For Memorial Day, Grilling Tips From People Who Know a Thing or Two About Meat

Let the games begin.
Let the games begin.

Memorial Day weekend is finally almost upon us, which means that America gets to use patriotism as an excuse to grill vast quantities of animal parts. As this signals the official start of the grilling season, we figured it would be a good time to ask some of our local experts for advice on how to treat meat. Click through to see what they have to say on the topic.

For Memorial Day, Grilling Tips From People Who Know a Thing or Two About Meat

Takashi Inoue, chef-owner of Takashi

On marinating:

"If you don't have time to marinate meat overnight, use a simple barbecue marinade sauce [Takashi's recipe follows below] and 'massage' the meat in a bowl with the marinade for a few minutes before placing on the grill."

On grilling:

"Two key words to grilling meat: 'hot' and 'brief.' Your grill should be very hot before placing meat on it; once it starts cooking, its time on the grill should be short."

On flipping:

"Flip the piece of meat over when the bottom side has just started to change color and the fat begins to appear on the top surface. Don't turn the meat over and over -- this will make the meat lose all of its delicious juices."

Josh Sharkey, chef and co-owner of Bark Hot Dogs

On vegetables (yes, vegetables):

"The best way to get more flavorful, tender vegetables without charring the heck out of them is a good marinade. I love grilled portobellos and prefer a marinade made with sherry vinegar, balsamic, extra-virgin olive oil, thyme, rosemary, shallots, salt, and a lot of cracked black pepper. Be sure to grill the vegetables on the least hot part of the grill to avoid burning."

On heat:

"You don't always need to use direct heat when using a grill. You can always do an 'en papillote' of sorts. Marinate fish -- perhaps with an herb oil or salsa verde -- and wrap in parchment, then wrap again in aluminum foil. Use the top portion of the grill, and bake the fish with the lid of the grill closed. Allow about 11-13 minutes per pound of fish. This method also works very well for potatoes. "


For Memorial Day, Grilling Tips From People Who Know a Thing or Two About Meat

Paul Kirk, executive chef of RUB BBQ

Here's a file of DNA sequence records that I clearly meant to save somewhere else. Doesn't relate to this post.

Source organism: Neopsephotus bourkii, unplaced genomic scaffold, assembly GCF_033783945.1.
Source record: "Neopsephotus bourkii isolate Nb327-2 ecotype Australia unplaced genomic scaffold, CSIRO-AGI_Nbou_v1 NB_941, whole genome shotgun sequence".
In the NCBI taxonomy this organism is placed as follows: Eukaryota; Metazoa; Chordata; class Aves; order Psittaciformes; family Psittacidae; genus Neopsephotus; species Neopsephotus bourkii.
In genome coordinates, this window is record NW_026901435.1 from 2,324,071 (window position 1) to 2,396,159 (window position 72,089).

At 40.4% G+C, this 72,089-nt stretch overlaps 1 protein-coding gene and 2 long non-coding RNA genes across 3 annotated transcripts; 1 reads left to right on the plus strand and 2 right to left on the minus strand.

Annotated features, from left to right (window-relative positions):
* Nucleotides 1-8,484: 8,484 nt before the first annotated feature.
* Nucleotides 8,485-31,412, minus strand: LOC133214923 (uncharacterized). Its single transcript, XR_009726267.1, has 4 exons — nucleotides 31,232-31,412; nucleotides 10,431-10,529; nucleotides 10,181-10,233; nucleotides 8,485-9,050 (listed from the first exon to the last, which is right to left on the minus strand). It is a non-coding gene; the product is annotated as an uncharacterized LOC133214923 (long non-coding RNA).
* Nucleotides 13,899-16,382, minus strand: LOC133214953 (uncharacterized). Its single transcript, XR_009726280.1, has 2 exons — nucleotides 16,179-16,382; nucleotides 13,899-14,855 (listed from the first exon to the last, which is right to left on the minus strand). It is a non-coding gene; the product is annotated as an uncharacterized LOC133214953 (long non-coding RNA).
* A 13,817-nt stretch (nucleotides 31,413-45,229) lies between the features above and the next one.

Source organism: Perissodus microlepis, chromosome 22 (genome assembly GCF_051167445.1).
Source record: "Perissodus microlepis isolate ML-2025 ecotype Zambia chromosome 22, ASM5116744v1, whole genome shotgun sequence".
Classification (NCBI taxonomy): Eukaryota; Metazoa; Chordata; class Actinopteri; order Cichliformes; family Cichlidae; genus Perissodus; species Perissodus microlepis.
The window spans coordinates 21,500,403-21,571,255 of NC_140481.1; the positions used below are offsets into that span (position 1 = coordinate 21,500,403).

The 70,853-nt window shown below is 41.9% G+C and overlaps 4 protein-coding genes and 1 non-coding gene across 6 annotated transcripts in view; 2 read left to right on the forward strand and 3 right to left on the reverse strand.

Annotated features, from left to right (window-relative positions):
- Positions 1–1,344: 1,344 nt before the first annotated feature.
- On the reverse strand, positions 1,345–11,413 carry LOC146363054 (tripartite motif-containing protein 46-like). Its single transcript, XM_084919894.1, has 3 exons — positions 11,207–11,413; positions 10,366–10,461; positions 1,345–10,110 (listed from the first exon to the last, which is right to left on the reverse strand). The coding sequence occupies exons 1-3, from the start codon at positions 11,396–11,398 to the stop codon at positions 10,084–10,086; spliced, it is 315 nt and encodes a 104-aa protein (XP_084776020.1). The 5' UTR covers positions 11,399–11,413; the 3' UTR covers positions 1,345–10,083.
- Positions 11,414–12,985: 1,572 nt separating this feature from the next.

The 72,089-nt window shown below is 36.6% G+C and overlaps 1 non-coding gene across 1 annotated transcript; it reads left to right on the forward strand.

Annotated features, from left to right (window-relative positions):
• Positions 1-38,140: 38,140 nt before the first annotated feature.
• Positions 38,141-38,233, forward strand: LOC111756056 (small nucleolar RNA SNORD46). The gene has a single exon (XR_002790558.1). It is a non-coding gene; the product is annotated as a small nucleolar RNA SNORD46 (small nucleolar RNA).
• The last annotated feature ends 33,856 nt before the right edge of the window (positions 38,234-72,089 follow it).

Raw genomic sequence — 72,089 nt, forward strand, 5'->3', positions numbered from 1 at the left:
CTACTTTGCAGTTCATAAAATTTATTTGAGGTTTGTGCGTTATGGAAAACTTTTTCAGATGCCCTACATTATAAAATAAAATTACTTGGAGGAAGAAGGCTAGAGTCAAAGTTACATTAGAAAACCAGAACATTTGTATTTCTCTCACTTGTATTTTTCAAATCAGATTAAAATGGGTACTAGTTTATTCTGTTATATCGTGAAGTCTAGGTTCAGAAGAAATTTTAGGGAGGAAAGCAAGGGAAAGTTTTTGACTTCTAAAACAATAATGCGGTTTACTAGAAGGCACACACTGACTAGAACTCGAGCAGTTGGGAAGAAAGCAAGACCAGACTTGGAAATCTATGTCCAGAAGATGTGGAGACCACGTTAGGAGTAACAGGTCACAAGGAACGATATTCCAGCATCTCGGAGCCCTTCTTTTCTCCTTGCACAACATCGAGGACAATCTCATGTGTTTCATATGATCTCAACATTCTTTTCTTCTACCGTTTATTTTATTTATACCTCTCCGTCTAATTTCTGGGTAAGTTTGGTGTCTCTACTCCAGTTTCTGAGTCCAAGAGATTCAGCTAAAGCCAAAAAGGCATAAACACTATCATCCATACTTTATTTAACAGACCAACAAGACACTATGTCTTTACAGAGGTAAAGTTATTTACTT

On spice rubs:

"When creating spice rubs try to use whole spices that you grind yourself for more flavor. Use a clean coffee mill or a spice mill to grind spices. To clean a mill, grind up some white rice. The rice will attract the little pieces of spices.

"Rubs that contain no sugar are your best bet for grilling. The sugar in most rubs will blacken and caramelize over the high heat of a direct flame -- you've seen it happen when you've applied the barbecue sauce too early in the cooking. The same thing will happen with rubs -- unless you are using indirect heat, which is what barbecuing is all about."

And on the subject of heat:

"Remember, every time you lift the lid on your barbecue, or open your oven door, you are losing heat."

On the dreaded cleanup:

"An easy way to clean a food-encrusted barbecue grill is to start your fire, let it get hot, and spread out the coals. Cover the grill grate with heavy-duty aluminum foil. Put it back on the grill over the hot coals. Let it 'cook' for about 15 minutes. Remove the foil with tongs and tap the grate with a spatula or brush it with a wire brush. All of the debris will come right off."

On wood chips:

"Wood chips should be soaked in water for at least half an hour before you throw them on hot coals. Sprigs of herbs, like rosemary, can be treated the same way to prevent burning."

Dan Obusan, a chef at Great Performances

Consider the vegetarians:

"For a great vegetarian summer dish, I like grilling vegetables and making them into a caponata. Grill a mixture of vegetables, rough dice and mix with a little olive oil, fresh herbs -- thyme or basil -- and chopped garlic. Serve on top of grilled bread.

"Eggplant, zucchini, bell peppers, red onions, and yellow squash are my favorite grilling vegetables because they're sturdy enough to withstand high heat and taste great with little char."


And now, a recipe:

Takashi's Easy BBQ Marinade Sauce

For 1 lb of any cut of beef (serves 4)

1 cup soy sauce 2 tbsp sake or white wine 8 oz orange marmalade 1 apple, quartered 1 oz grated garlic 1/4 cup sesame oil 1 tbsp black pepper 1 tbsp red chili powder 3 tbsp crushed sesame seeds 1 tbsp light brown sugar

Blend all ingredients in a food processor until well combined. Marinate the beef in the sauce for about 10 minutes, massaging the meat to coat evenly. Heat 1 tbsp vegetable oil in a grill pan on medium-high heat. Grill beef pieces until caramelized.

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